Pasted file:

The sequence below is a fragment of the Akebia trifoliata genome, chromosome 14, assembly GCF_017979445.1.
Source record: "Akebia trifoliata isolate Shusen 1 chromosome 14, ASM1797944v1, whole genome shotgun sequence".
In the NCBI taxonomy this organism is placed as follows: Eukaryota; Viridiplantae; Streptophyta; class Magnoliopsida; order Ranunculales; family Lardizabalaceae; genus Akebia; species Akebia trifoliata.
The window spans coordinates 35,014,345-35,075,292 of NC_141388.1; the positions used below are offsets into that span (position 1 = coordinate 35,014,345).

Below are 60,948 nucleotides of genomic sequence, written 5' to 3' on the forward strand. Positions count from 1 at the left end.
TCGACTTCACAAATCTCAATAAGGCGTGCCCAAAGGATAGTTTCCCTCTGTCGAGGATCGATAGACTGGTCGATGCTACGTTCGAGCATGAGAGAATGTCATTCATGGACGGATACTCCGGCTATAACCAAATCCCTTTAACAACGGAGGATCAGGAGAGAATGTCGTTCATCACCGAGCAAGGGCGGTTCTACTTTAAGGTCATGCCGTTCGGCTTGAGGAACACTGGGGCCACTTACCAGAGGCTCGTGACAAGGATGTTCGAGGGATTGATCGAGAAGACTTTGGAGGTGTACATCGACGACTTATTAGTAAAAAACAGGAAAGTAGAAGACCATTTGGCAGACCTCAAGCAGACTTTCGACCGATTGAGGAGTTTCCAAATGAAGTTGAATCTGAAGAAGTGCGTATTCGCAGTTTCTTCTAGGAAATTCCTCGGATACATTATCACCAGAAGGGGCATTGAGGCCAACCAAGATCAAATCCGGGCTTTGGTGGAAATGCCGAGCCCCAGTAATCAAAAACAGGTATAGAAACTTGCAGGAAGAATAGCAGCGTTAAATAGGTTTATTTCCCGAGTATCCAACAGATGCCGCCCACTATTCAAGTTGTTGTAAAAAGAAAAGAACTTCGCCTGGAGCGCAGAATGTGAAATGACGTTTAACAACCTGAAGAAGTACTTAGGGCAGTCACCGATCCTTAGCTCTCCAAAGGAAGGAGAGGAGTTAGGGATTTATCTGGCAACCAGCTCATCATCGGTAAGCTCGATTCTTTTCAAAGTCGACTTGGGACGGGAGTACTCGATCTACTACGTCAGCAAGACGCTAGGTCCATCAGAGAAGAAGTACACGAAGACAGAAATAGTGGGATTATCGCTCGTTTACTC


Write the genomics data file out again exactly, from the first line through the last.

The sequence below is a fragment of the Akebia trifoliata genome, chromosome 14, assembly GCF_017979445.1.
Source record: "Akebia trifoliata isolate Shusen 1 chromosome 14, ASM1797944v1, whole genome shotgun sequence".
In the NCBI taxonomy this organism is placed as follows: Eukaryota; Viridiplantae; Streptophyta; class Magnoliopsida; order Ranunculales; family Lardizabalaceae; genus Akebia; species Akebia trifoliata.
The window spans coordinates 35,014,345-35,075,292 of NC_141388.1; the positions used below are offsets into that span (position 1 = coordinate 35,014,345).

Below are 60,948 nucleotides of genomic sequence, written 5' to 3' on the forward strand. Positions count from 1 at the left end.
TCGACTTCACAAATCTCAATAAGGCGTGCCCAAAGGATAGTTTCCCTCTGTCGAGGATCGATAGACTGGTCGATGCTACGTTCGAGCATGAGAGAATGTCATTCATGGACGGATACTCCGGCTATAACCAAATCCCTTTAACAACGGAGGATCAGGAGAGAATGTCGTTCATCACCGAGCAAGGGCGGTTCTACTTTAAGGTCATGCCGTTCGGCTTGAGGAACACTGGGGCCACTTACCAGAGGCTCGTGACAAGGATGTTCGAGGGATTGATCGAGAAGACTTTGGAGGTGTACATCGACGACTTATTAGTAAAAAACAGGAAAGTAGAAGACCATTTGGCAGACCTCAAGCAGACTTTCGACCGATTGAGGAGTTTCCAAATGAAGTTGAATCTGAAGAAGTGCGTATTCGCAGTTTCTTCTAGGAAATTCCTCGGATACATTATCACCAGAAGGGGCATTGAGGCCAACCAAGATCAAATCCGGGCTTTGGTGGAAATGCCGAGCCCCAGTAATCAAAAACAGGTATAGAAACTTGCAGGAAGAATAGCAGCGTTAAATAGGTTTATTTCCCGAGTATCCAACAGATGCCGCCCACTATTCAAGTTGTTGTAAAAAGAAAAGAACTTCGCCTGGAGCGCAGAATGTGAAATGACGTTTAACAACCTGAAGAAGTACTTAGGGCAGTCACCGATCCTTAGCTCTCCAAAGGAAGGAGAGGAGTTAGGGATTTATCTGGCAACCAGCTCATCATCGGTAAGCTCGATTCTTTTCAAAGTCGACTTGGGACGGGAGTACTCGATCTACTACGTCAGCAAGACGCTAGGTCCATCAGAGAAGAAGTACACGAAGACAGAAATAGTGGGATTATCGCTCGTTTACTC